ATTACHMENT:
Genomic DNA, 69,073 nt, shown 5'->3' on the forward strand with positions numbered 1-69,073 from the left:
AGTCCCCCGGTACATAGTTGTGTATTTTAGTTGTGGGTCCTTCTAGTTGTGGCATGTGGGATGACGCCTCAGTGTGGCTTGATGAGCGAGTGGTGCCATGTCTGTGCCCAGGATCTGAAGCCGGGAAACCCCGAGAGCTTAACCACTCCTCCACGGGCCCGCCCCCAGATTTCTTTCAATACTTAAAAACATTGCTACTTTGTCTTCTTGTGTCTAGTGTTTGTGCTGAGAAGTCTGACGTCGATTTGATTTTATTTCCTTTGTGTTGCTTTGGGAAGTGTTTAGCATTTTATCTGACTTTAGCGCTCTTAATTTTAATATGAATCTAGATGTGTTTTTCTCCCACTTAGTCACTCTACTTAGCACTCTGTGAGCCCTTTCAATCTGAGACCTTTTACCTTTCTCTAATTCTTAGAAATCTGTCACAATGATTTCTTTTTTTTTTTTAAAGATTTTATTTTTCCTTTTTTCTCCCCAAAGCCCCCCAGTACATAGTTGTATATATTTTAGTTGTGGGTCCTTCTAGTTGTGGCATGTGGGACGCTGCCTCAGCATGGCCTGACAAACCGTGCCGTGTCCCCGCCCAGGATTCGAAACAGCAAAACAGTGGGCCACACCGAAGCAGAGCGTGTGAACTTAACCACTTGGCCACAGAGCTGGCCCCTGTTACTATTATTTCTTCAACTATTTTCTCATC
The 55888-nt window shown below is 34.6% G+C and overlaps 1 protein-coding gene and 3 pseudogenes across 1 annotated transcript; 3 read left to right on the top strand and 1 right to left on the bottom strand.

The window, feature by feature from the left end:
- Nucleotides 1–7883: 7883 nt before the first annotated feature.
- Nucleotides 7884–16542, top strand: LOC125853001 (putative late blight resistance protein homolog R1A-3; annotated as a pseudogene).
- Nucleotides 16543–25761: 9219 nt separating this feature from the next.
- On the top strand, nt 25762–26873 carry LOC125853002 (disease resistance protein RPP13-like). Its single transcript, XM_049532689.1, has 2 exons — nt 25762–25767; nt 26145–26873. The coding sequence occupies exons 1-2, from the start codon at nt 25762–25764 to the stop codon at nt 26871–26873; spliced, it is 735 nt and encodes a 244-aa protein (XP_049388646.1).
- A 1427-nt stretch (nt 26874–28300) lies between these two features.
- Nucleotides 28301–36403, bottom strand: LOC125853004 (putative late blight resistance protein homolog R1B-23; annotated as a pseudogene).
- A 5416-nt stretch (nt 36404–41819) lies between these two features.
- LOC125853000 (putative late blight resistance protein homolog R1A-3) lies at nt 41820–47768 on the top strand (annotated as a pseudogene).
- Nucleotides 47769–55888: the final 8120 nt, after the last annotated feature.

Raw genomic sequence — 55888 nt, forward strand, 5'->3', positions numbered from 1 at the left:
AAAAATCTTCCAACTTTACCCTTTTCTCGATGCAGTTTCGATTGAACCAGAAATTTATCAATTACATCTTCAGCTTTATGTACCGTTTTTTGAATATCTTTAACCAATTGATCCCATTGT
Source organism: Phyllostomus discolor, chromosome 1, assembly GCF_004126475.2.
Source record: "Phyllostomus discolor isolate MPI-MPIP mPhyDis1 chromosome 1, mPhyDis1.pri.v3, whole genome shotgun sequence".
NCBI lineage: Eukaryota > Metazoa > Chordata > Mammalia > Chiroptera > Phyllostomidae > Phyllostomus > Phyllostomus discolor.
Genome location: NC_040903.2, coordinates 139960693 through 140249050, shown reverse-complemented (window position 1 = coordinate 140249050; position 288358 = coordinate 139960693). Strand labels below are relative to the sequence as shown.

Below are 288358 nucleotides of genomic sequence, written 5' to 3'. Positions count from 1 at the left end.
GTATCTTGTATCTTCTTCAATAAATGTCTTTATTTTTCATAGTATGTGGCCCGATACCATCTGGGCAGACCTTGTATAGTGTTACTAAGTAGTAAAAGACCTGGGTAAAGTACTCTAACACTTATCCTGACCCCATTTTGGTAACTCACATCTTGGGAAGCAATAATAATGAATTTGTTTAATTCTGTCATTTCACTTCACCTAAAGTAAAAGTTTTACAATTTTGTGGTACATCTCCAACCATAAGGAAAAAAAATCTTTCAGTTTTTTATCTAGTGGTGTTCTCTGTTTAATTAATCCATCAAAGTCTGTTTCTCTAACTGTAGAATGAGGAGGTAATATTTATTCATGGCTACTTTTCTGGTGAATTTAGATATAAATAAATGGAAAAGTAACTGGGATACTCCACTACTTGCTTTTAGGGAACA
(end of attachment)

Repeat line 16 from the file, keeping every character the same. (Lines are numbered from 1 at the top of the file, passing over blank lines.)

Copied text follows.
Source organism: Phyllostomus discolor, chromosome 1, assembly GCF_004126475.2.